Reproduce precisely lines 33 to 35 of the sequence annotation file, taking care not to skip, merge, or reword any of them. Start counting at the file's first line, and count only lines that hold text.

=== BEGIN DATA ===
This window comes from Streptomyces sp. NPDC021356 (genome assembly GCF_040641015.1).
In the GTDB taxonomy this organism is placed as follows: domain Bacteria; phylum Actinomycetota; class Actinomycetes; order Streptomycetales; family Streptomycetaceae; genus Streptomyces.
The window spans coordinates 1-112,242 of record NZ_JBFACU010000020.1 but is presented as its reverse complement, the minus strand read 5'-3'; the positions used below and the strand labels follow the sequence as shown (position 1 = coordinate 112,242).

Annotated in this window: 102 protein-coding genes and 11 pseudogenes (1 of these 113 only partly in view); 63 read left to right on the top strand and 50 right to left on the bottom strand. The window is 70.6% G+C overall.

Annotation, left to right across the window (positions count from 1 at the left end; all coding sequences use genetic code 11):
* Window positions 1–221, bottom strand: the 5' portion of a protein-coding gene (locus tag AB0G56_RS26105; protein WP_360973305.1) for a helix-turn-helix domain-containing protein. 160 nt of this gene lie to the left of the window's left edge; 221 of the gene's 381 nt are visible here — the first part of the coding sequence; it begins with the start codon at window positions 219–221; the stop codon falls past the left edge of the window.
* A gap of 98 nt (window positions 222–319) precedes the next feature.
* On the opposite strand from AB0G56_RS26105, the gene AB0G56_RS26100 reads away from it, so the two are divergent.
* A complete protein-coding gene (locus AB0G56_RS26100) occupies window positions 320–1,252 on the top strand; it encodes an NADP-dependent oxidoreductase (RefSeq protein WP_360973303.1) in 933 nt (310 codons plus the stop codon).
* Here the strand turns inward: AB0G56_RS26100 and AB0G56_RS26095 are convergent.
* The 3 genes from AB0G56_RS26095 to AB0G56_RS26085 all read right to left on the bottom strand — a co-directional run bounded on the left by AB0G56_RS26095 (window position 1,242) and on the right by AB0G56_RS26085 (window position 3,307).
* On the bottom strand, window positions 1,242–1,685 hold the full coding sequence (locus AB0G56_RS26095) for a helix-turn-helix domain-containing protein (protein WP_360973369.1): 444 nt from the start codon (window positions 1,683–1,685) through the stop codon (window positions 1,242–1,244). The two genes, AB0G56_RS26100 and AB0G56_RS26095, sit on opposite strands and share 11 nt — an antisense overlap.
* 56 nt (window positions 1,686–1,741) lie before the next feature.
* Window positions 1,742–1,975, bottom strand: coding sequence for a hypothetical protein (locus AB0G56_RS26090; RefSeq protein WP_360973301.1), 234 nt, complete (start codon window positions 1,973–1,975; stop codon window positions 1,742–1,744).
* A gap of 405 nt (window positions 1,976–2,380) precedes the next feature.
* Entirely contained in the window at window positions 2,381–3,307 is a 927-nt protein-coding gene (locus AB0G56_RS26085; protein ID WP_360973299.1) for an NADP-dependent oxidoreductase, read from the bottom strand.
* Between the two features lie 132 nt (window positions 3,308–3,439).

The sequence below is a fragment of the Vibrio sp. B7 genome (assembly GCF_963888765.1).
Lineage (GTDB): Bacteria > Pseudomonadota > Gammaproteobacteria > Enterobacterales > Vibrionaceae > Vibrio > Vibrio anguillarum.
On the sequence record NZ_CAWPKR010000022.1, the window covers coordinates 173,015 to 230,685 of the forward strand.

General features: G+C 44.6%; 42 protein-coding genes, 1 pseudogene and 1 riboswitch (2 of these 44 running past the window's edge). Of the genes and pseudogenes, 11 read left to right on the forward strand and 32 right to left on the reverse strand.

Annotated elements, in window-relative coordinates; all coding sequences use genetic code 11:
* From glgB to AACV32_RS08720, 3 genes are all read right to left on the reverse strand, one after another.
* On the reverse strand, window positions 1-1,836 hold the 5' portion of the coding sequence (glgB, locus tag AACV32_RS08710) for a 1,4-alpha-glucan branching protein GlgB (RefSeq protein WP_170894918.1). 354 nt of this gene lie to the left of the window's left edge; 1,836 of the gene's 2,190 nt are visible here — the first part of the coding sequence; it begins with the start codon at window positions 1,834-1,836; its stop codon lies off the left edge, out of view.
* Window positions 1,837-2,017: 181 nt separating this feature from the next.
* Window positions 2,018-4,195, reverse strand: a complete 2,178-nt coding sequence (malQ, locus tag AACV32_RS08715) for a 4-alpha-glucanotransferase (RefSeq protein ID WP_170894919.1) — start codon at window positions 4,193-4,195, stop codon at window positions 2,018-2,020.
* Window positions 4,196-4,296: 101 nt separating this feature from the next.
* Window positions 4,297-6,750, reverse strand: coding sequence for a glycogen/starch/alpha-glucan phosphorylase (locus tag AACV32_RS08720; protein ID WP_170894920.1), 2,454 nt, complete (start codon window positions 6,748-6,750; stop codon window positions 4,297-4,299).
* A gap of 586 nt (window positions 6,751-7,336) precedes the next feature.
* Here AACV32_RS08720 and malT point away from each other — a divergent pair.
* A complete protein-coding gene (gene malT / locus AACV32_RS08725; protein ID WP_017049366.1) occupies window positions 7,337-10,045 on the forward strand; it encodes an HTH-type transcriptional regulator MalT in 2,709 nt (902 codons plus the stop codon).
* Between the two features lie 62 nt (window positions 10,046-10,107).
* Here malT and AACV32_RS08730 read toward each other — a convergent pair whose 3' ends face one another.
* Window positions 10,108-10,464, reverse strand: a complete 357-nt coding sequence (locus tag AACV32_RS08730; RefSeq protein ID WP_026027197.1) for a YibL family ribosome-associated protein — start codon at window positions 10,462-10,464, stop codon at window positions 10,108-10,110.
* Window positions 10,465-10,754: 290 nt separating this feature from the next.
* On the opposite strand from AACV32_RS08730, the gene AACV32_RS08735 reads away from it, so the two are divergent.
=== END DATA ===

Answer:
* Here malT and AACV32_RS08730 read toward each other — a convergent pair whose 3' ends face one another.
* Window positions 10,108-10,464, reverse strand: a complete 357-nt coding sequence (locus tag AACV32_RS08730; RefSeq protein ID WP_026027197.1) for a YibL family ribosome-associated protein — start codon at window positions 10,462-10,464, stop codon at window positions 10,108-10,110.
* Window positions 10,465-10,754: 290 nt separating this feature from the next.